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Chapter 17

PHI2396 Chapter 17: Bioethic Note 13 Chapter 17

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Dean Lauer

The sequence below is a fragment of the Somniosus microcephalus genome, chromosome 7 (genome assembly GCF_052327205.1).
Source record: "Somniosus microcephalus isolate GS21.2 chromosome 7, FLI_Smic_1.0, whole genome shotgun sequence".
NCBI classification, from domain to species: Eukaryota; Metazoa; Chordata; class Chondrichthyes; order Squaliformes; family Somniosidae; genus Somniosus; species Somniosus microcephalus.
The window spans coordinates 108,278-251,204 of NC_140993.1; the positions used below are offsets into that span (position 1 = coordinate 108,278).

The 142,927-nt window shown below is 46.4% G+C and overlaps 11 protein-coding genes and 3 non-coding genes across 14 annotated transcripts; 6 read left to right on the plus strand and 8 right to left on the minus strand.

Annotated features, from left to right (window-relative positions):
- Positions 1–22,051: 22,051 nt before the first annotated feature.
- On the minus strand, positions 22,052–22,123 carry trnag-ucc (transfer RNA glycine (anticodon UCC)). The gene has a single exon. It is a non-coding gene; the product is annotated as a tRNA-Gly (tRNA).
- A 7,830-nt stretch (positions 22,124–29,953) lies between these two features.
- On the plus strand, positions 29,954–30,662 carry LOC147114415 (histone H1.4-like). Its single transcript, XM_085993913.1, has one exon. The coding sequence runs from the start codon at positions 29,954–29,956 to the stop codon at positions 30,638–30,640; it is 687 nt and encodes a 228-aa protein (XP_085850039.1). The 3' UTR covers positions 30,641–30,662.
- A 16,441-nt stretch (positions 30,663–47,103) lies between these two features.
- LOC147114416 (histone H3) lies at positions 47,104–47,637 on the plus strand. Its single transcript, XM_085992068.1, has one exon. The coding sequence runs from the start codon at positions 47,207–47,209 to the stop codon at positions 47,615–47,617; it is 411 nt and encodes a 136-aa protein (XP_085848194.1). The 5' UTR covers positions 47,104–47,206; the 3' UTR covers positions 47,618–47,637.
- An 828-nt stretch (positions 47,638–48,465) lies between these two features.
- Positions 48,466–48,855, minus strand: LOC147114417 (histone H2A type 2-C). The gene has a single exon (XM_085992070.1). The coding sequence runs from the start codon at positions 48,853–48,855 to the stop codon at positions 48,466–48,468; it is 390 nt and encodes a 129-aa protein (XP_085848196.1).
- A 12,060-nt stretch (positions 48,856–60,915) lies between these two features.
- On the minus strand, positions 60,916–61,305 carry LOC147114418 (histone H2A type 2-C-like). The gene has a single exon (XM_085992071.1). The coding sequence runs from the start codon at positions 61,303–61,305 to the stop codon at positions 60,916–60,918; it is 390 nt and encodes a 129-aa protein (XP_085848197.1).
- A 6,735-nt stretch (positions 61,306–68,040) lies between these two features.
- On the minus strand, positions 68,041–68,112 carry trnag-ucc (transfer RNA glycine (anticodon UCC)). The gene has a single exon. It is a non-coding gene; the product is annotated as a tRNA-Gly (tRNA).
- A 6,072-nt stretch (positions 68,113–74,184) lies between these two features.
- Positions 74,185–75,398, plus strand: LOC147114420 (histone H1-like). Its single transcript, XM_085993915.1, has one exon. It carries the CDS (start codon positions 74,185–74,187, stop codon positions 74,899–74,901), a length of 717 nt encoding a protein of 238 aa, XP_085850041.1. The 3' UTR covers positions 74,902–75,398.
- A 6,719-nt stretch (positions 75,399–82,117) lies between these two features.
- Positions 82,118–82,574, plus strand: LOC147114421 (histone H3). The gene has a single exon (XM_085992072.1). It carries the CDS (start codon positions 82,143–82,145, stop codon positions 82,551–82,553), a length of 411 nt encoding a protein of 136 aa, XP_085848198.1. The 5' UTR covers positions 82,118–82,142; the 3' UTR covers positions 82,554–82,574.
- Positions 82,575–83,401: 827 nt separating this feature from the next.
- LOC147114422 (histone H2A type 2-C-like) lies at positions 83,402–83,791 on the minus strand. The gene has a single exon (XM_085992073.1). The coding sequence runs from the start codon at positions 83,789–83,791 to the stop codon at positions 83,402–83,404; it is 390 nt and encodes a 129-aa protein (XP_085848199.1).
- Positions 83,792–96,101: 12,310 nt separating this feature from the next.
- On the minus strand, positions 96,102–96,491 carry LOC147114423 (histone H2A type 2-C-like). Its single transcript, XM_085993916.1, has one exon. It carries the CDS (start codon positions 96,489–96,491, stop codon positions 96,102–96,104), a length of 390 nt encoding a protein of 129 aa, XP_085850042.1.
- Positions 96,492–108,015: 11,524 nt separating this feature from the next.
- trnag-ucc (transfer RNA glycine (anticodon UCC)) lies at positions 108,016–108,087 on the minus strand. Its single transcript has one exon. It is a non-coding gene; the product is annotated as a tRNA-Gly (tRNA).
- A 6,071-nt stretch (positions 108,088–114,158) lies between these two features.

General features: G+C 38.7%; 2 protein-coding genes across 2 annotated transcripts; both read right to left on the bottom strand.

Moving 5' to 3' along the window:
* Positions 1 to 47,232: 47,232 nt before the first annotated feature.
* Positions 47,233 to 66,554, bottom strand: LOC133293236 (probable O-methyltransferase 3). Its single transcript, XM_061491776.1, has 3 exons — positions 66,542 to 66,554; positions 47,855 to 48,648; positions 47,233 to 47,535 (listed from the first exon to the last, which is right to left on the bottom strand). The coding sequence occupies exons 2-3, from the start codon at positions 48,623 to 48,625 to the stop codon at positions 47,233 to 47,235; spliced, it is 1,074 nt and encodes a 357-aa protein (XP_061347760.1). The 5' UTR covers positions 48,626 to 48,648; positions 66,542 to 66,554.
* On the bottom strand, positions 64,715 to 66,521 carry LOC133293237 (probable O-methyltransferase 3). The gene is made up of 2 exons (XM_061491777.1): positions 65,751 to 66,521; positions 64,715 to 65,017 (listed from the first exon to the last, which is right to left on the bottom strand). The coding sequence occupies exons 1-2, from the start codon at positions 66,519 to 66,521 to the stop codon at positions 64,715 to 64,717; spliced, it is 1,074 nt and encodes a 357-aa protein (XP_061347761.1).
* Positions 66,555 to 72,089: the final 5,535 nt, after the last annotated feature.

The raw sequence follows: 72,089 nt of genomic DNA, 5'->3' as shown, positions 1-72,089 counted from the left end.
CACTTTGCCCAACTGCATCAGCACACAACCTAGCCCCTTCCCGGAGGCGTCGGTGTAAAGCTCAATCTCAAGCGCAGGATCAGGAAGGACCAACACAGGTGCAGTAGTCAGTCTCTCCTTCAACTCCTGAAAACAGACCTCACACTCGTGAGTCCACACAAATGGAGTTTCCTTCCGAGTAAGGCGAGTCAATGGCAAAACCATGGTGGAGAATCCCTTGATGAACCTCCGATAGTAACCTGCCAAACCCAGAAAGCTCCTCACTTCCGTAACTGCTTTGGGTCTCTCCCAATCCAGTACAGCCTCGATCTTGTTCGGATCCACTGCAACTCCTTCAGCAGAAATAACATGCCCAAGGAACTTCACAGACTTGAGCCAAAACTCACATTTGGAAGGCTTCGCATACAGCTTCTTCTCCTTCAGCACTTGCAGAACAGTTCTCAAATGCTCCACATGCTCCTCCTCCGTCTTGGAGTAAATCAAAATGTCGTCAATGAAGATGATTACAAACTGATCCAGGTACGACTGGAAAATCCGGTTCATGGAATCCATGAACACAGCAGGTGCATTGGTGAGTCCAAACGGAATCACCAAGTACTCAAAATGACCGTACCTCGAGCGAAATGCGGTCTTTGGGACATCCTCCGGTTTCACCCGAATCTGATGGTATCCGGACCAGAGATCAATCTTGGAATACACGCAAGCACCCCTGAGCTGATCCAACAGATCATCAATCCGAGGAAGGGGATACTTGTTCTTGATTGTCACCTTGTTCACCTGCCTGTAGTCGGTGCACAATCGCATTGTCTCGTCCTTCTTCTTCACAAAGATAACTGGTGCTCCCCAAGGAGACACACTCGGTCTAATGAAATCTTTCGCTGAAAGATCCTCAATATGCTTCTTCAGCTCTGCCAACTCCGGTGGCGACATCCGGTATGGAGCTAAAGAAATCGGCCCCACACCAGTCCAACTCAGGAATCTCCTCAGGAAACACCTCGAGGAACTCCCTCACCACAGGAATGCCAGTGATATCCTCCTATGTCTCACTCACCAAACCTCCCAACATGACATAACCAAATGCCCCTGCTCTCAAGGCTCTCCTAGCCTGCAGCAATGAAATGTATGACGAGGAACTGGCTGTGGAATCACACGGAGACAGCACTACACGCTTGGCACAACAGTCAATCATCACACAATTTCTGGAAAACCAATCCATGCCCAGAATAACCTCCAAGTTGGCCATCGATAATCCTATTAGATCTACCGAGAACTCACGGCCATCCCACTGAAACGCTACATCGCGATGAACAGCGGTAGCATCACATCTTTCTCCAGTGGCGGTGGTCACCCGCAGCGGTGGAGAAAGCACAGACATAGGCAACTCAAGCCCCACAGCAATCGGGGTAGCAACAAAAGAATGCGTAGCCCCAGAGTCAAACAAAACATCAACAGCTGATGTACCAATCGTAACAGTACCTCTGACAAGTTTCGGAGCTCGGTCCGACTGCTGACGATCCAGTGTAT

Chapter 17-Definition & Criteria of Death: It seems to be black and white –easy to define, but it is grey –hard to define DCD-Donation after cardiac death: it is very precious donations for numerous patients out there -but the problem arises that it is hard to define the point of the death and hard to know when it is right to take DCD -ideally, organ harvesting would take place before death for the highest quality organs (fresh & oxygenated) But in practice, it takes place within around 5min - 30mins after cardiac death (distinguishing death is very cloudy) **The best organs are the freshest organs (which are living tissues that degrades fairly quickly without fresh supplies and oxygen)  sooner the access, the better use for transplant like through DCD which usually use of organs that are fresh & oxygenated  Organ viability is time-sensitive & some organ-transplant doctors have been viewed as greedy killers who can’t wait to retrieve organs, or even encouraging death by suggesting opiates (killing analgesic drug)/blood thinners to still live patients **The ethical concern arises from the permission of letting die vs intentional encouragement of death to save another person’s life Permits the intentional killing of innocent life if: 1. Innocent will die anyway & 2. Another innocent life will be saved **In Canada, pronouncing cardiac death for organ donation need doctors to wait at least 5mins after the heart stops beating Traditional heart-lung definition Aka cardiopulmonary, cardiorespiratory, clinical death -For long periods of time, it was thought that the moment of death was based on just heart/lung death until the 1960s Simple layman’s diagnosis (inverse discussion questions on abortion): when life starts, it signals life (quickening) -which was hard to detect long time ago. Now the diagnosis of abortion is easier and it goes same for death which involved the end of movement  It is easy to detect when lung/heart stops, but breathing feeling of the circulation can be mistaken by shallowness  it is just simplest definition of death before medical society boomed which was unreliable & shabby technique Currently we look at much closer at the physiology and psychology. After ww2, there were development of medical science such as heart machine & transplant machine to keep the patients alive even with brain is dysfunctional -this turned the moment of death into a period of ear of death at the same time, life support with the new medical intervention, provided critical means for preserving retrieval of organs **Physicians argued to form a new definition of death, fearing they may be liable (with duty) for a patient’s well-being or fate for removing life-support for organ retrieval under the dead donor rule (organs cannot be obtained after the donor has died)–due to the chance of lawsuits on the physicians Whole-brain death: Harvard Med School ad hoc committee under Dr. H. Beecher proposed that death can be defined as when the entire brain irreversibly ceases functioning. This include: 1. unreceptive & unresponsive to external stimuli/inner need 2. lack of/no movements (breathing, etc.) under continuous medical observation up to 1h 3. lack of reflex action eg. blinking/eye movement –pupil dilation Whole Brain Formation: Breathing vs heart/respiration or brain -the pulse can be shallow or the breathing can be weak without any detail information about the person -if there is still brain functioning and still retrieving the functioning organs  is this criminal?? Or is it audacious?? -required to find new definition of death -There has to be finding electrical functioning -knowing details on brain stem -even with malfunctioning of the brain stem -there can be functioning of the cerebellum  the higher brain death seemed to be the real deal as permanent death Use of EEG for confirmation of whole-brain death - there was whole re-defining of the death of a person through the end of electrical signals within brain  it made doctors even harder to define death, when it dealt with the brain death which has fully functional organs other than dead brain **In Canada one of the whole-brain criteria for death has been practiced since 1968 “A person is dead when an irreversible cessation of all that person's brain functions has occurred” –this was recommended but wasn’t passed down Challenges to the Whole-Brain Formulation Return to the heart-lung formulation: whole-brain death is inessential, secondary since neural activity depends on a healthy circulation of [blood & oxygen] through heart-lung function but the time it takes for the signals to stop is too long for organ retrieval to happen -so there
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